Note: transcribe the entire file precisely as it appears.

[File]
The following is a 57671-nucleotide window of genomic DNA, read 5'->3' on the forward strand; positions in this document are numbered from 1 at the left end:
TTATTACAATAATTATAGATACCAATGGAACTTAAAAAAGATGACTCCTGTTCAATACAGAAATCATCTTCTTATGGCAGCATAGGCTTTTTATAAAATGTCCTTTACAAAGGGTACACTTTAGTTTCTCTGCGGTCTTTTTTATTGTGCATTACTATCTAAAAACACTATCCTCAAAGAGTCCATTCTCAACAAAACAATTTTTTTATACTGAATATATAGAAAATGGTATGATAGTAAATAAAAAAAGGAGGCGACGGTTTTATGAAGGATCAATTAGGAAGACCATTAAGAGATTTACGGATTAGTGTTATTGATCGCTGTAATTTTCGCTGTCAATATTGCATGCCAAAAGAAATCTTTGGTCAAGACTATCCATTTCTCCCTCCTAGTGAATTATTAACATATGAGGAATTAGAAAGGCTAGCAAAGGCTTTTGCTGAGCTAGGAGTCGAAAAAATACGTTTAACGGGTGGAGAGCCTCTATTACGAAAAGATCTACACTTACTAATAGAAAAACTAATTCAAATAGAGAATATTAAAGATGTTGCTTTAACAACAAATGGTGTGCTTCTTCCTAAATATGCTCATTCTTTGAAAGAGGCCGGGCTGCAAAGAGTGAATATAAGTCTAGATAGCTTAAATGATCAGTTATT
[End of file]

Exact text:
The following is a 57671-nucleotide window of genomic DNA, read 5'->3' on the forward strand; positions in this document are numbered from 1 at the left end:
TTATTACAATAATTATAGATACCAATGGAACTTAAAAAAGATGACTCCTGTTCAATACAGAAATCATCTTCTTATGGCAGCATAGGCTTTTTATAAAATGTCCTTTACAAAGGGTACACTTTAGTTTCTCTGCGGTCTTTTTTATTGTGCATTACTATCTAAAAACACTATCCTCAAAGAGTCCATTCTCAACAAAACAATTTTTTTATACTGAATATATAGAAAATGGTATGATAGTAAATAAAAAAAGGAGGCGACGGTTTTATGAAGGATCAATTAGGAAGACCATTAAGAGATTTACGGATTAGTGTTATTGATCGCTGTAATTTTCGCTGTCAATATTGCATGCCAAAAGAAATCTTTGGTCAAGACTATCCATTTCTCCCTCCTAGTGAATTATTAACATATGAGGAATTAGAAAGGCTAGCAAAGGCTTTTGCTGAGCTAGGAGTCGAAAAAATACGTTTAACGGGTGGAGAGCCTCTATTACGAAAAGATCTACACTTACTAATAGAAAAACTAATTCAAATAGAGAATATTAAAGATGTTGCTTTAACAACAAATGGTGTGCTTCTTCCTAAATATGCTCATTCTTTGAAAGAGGCCGGGCTGCAAAGAGTGAATATAAGTCTAGATAGCTTAAATGATCAGTTATT